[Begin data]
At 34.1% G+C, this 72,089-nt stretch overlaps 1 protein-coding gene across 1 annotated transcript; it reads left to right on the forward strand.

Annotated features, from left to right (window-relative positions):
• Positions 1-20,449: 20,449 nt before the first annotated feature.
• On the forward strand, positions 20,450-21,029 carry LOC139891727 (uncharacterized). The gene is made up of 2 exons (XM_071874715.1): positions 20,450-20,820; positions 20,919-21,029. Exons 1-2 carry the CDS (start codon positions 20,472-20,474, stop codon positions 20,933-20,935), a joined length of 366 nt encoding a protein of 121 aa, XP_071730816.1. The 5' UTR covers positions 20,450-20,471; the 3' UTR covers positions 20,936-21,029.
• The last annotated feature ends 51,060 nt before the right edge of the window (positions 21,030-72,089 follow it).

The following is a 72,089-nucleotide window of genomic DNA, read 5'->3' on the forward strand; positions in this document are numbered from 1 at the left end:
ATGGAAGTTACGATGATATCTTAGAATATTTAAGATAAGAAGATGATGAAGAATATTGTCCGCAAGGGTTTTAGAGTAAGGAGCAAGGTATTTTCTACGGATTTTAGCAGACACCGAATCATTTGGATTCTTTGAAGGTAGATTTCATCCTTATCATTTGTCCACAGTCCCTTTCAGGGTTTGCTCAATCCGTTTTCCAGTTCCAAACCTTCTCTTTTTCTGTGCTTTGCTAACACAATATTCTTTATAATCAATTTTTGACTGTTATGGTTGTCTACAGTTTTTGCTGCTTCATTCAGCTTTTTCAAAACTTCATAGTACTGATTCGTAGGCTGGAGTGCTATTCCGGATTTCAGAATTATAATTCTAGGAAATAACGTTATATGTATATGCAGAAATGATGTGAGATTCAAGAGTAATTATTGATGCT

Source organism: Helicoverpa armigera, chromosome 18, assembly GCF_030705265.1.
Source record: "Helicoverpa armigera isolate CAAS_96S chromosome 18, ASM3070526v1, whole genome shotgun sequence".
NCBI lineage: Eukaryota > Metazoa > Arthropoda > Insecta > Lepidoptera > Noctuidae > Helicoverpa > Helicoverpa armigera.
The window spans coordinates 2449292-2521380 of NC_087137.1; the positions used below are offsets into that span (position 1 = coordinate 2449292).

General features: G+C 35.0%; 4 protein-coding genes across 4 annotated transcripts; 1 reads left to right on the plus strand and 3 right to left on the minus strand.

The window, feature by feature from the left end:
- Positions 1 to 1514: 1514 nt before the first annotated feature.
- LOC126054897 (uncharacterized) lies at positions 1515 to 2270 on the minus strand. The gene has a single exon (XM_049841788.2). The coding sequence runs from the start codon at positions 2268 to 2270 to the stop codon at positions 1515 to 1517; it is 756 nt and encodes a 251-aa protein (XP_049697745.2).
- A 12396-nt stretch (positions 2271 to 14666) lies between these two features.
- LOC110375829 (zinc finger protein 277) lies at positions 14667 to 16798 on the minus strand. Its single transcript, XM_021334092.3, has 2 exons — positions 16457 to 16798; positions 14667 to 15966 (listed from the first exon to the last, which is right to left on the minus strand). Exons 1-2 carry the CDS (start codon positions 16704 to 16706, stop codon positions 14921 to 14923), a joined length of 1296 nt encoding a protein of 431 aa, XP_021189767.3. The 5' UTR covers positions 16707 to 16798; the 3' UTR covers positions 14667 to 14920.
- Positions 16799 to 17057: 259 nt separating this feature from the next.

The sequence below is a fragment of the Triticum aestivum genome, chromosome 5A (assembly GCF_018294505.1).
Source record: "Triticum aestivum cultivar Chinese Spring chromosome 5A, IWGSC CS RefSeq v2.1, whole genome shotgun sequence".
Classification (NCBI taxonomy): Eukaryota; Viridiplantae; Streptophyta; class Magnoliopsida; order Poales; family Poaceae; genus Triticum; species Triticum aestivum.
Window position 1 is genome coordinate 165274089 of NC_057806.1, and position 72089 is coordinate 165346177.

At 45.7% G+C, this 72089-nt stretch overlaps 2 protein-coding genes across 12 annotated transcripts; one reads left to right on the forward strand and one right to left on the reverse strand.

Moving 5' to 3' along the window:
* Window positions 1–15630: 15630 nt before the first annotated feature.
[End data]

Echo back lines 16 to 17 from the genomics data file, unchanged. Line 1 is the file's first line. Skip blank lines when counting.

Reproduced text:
- A 12396-nt stretch (positions 2271 to 14666) lies between these two features.
- LOC110375829 (zinc finger protein 277) lies at positions 14667 to 16798 on the minus strand. Its single transcript, XM_021334092.3, has 2 exons — positions 16457 to 16798; positions 14667 to 15966 (listed from the first exon to the last, which is right to left on the minus strand). Exons 1-2 carry the CDS (start codon positions 16704 to 16706, stop codon positions 14921 to 14923), a joined length of 1296 nt encoding a protein of 431 aa, XP_021189767.3. The 5' UTR covers positions 16707 to 16798; the 3' UTR covers positions 14667 to 14920.